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Innovating Alternatives: new podcast series with focus on antimicrobial resistance

2 de Noviembre de 2020

Antimicrobial resistance (AMR) is a growing problem that threatens our ability to effectively treat bacterial infections in humans and animals. The widespread use of antimicrobials in animals reared for food production can exacerbate the emergence of treatment-resistant microorganisms in food systems, which threatens global health and food security.

Innovating Alternatives is a four-part podcast series that follows researchers supported by the Innovative Veterinary Solutions for Antimicrobial Resistance (InnoVet-AMR) initiative as they work to develop new animal vaccines and other innovations to tackle AMR in livestock and aquaculture production, particularly in low- and middle-income countries.

Research highlights

Trailer: Innovating Alternatives

We owe a lot to antimicrobials, particularly antibiotics. They underpin large swathes of modern medicine and are widely used in intensive food-animal production. However, the large-scale use of antimicrobials has consequences…

Episode 1: A (not so) quick primer on AMR

Featuring: Prof. Dame Sally Davies

A slow-moving tsunami; bacteria that can swap genes; and cooking lobsters. This episode unpacks the biological mechanisms leading to antimicrobial resistant microorganisms, what their emergence means to our way of life, and where we stand in terms of mobilizing global efforts to address the challenge of AMR.

Episode 2: Phages – My enemy’s enemy is my friend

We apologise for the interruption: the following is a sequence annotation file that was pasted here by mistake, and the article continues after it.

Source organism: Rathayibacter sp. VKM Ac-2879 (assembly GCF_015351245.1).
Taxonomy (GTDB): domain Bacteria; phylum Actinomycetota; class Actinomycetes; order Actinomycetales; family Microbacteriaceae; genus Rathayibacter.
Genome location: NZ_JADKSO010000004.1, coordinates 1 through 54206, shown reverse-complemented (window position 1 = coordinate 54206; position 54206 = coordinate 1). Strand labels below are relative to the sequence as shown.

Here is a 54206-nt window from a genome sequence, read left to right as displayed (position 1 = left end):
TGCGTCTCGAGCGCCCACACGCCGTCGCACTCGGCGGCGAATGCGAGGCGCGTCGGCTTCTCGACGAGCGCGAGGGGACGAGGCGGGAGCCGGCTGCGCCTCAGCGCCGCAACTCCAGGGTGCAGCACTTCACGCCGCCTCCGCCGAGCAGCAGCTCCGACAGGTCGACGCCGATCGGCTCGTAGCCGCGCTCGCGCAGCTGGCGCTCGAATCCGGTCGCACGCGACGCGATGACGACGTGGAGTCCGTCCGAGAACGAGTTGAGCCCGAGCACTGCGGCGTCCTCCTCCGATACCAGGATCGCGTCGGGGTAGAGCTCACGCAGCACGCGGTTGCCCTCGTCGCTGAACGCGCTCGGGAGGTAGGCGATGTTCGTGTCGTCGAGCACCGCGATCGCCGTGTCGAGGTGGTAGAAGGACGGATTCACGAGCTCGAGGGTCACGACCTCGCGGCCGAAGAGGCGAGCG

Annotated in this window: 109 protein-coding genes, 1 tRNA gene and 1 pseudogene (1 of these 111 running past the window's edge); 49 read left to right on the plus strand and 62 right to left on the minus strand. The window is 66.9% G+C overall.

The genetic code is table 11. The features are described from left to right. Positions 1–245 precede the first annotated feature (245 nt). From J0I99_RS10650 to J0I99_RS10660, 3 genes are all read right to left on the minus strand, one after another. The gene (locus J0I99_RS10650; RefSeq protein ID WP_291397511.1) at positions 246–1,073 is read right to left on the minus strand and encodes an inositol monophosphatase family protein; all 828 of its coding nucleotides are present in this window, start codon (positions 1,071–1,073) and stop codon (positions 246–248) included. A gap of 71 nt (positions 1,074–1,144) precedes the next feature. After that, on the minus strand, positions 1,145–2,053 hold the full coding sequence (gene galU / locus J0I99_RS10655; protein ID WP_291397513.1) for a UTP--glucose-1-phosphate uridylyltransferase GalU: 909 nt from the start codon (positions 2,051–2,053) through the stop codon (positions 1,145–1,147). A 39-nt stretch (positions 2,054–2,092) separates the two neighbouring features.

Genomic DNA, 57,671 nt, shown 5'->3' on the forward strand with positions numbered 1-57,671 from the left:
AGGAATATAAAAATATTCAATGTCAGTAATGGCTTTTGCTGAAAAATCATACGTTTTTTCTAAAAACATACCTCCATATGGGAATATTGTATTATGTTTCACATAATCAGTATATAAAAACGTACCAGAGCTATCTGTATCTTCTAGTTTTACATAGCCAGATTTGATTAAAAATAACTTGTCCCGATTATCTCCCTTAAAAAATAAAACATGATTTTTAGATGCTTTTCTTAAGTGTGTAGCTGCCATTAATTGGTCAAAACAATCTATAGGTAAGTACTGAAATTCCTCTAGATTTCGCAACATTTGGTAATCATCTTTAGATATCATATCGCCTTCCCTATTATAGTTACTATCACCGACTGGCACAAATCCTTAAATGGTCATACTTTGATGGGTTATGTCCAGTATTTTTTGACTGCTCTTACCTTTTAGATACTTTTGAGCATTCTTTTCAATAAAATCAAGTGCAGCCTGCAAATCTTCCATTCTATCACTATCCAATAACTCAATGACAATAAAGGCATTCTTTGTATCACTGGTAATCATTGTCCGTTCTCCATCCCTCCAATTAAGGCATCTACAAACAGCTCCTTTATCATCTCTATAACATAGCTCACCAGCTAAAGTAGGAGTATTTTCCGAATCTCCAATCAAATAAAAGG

Featuring: Featuring: Prof Paul Ebner, Dr. Nicholas Svitek, Prof Sylvain Moineau, Prof Zafar Hayat, Prof Nicole Widmar, Dr. Zoe Campbell

Chickens, mangoes and hypothetical shopping. In this episode we explore phages, the viruses of bacteria. We talk to researchers who are looking to harness the bacteria-killing abilities of phages to tackle the issue of salmonella in poultry farming in Kenya and Pakistan and how this novel technology might be perceived and adopted by farmers.

Episode 3: The curious case of aquaculture (and AMR)

Featuring: Prof Sophie St. Hilaire, Associate Prof. Dr Natrah Ikhsan, Prof Brian Dixon, Dr. Ha Thang Dong, Dr. Le Hong Phuoc

Nanobubbles, bacterial small talk and a pack of PACAP punks punching holes in bacteria. In this episode we explore the diversity that is aquaculture, and the diverse approaches that researchers are adopting to develop alternatives to antibiotics for farming, the underwater type that is.

InnoVet-AMR is a CA$27.9 million partnership between IDRC and the UK Department of Health and Social Care’s Global AMR Innovation Fund.